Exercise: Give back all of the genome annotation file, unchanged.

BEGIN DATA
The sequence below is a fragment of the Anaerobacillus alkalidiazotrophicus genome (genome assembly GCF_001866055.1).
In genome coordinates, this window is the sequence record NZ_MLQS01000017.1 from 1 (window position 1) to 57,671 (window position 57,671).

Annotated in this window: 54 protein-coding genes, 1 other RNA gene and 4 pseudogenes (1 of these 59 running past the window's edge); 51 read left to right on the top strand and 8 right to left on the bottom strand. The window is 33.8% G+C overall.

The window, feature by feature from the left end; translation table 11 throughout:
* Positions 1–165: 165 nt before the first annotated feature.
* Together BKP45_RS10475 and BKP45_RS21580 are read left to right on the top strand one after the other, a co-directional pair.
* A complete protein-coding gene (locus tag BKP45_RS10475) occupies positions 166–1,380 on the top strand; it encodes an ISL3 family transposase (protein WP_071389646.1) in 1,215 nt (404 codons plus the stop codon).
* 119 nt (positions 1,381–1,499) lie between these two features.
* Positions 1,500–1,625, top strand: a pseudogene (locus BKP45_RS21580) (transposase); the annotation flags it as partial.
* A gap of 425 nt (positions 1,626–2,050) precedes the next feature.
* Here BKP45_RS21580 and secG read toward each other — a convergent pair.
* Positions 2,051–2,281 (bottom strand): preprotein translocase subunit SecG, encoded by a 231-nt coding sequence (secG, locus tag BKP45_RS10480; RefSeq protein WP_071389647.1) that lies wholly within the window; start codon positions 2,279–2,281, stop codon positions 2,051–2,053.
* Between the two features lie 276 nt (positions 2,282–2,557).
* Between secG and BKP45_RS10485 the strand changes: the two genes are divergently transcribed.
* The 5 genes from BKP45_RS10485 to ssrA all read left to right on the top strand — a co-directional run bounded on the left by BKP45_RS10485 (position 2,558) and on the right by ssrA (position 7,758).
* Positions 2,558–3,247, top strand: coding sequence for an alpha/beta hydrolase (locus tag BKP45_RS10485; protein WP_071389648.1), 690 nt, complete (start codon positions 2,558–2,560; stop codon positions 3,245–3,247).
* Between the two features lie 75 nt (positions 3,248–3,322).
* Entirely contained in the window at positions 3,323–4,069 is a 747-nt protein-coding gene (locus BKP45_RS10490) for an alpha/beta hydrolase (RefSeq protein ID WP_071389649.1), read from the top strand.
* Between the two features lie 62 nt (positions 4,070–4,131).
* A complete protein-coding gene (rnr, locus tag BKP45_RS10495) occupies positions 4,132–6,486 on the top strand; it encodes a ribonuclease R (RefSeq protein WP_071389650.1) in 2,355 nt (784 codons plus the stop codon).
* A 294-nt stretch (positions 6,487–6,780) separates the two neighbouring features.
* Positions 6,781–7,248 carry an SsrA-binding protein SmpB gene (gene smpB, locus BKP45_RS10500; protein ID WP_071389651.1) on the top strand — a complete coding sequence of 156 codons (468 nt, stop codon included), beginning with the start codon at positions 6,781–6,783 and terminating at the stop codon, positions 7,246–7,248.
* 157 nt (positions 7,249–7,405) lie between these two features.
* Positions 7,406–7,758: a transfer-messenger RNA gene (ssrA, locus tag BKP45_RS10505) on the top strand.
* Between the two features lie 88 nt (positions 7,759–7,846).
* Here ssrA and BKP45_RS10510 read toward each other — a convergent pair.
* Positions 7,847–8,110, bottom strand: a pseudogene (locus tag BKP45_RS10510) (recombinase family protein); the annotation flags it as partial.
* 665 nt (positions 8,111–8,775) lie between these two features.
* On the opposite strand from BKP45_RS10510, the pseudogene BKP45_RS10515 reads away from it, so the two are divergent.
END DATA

The sequence below is a fragment of the Anaerobacillus alkalidiazotrophicus genome (genome assembly GCF_001866055.1).
In genome coordinates, this window is the sequence record NZ_MLQS01000017.1 from 1 (window position 1) to 57,671 (window position 57,671).

Annotated in this window: 54 protein-coding genes, 1 other RNA gene and 4 pseudogenes (1 of these 59 running past the window's edge); 51 read left to right on the top strand and 8 right to left on the bottom strand. The window is 33.8% G+C overall.

The window, feature by feature from the left end; translation table 11 throughout:
* Positions 1–165: 165 nt before the first annotated feature.
* Together BKP45_RS10475 and BKP45_RS21580 are read left to right on the top strand one after the other, a co-directional pair.
* A complete protein-coding gene (locus tag BKP45_RS10475) occupies positions 166–1,380 on the top strand; it encodes an ISL3 family transposase (protein WP_071389646.1) in 1,215 nt (404 codons plus the stop codon).
* 119 nt (positions 1,381–1,499) lie between these two features.
* Positions 1,500–1,625, top strand: a pseudogene (locus BKP45_RS21580) (transposase); the annotation flags it as partial.
* A gap of 425 nt (positions 1,626–2,050) precedes the next feature.
* Here BKP45_RS21580 and secG read toward each other — a convergent pair.
* Positions 2,051–2,281 (bottom strand): preprotein translocase subunit SecG, encoded by a 231-nt coding sequence (secG, locus tag BKP45_RS10480; RefSeq protein WP_071389647.1) that lies wholly within the window; start codon positions 2,279–2,281, stop codon positions 2,051–2,053.
* Between the two features lie 276 nt (positions 2,282–2,557).
* Between secG and BKP45_RS10485 the strand changes: the two genes are divergently transcribed.
* The 5 genes from BKP45_RS10485 to ssrA all read left to right on the top strand — a co-directional run bounded on the left by BKP45_RS10485 (position 2,558) and on the right by ssrA (position 7,758).
* Positions 2,558–3,247, top strand: coding sequence for an alpha/beta hydrolase (locus tag BKP45_RS10485; protein WP_071389648.1), 690 nt, complete (start codon positions 2,558–2,560; stop codon positions 3,245–3,247).
* Between the two features lie 75 nt (positions 3,248–3,322).
* Entirely contained in the window at positions 3,323–4,069 is a 747-nt protein-coding gene (locus BKP45_RS10490) for an alpha/beta hydrolase (RefSeq protein ID WP_071389649.1), read from the top strand.
* Between the two features lie 62 nt (positions 4,070–4,131).
* A complete protein-coding gene (rnr, locus tag BKP45_RS10495) occupies positions 4,132–6,486 on the top strand; it encodes a ribonuclease R (RefSeq protein WP_071389650.1) in 2,355 nt (784 codons plus the stop codon).
* A 294-nt stretch (positions 6,487–6,780) separates the two neighbouring features.
* Positions 6,781–7,248 carry an SsrA-binding protein SmpB gene (gene smpB, locus BKP45_RS10500; protein ID WP_071389651.1) on the top strand — a complete coding sequence of 156 codons (468 nt, stop codon included), beginning with the start codon at positions 6,781–6,783 and terminating at the stop codon, positions 7,246–7,248.
* 157 nt (positions 7,249–7,405) lie between these two features.
* Positions 7,406–7,758: a transfer-messenger RNA gene (ssrA, locus tag BKP45_RS10505) on the top strand.
* Between the two features lie 88 nt (positions 7,759–7,846).
* Here ssrA and BKP45_RS10510 read toward each other — a convergent pair.
* Positions 7,847–8,110, bottom strand: a pseudogene (locus tag BKP45_RS10510) (recombinase family protein); the annotation flags it as partial.
* 665 nt (positions 8,111–8,775) lie between these two features.
* On the opposite strand from BKP45_RS10510, the pseudogene BKP45_RS10515 reads away from it, so the two are divergent.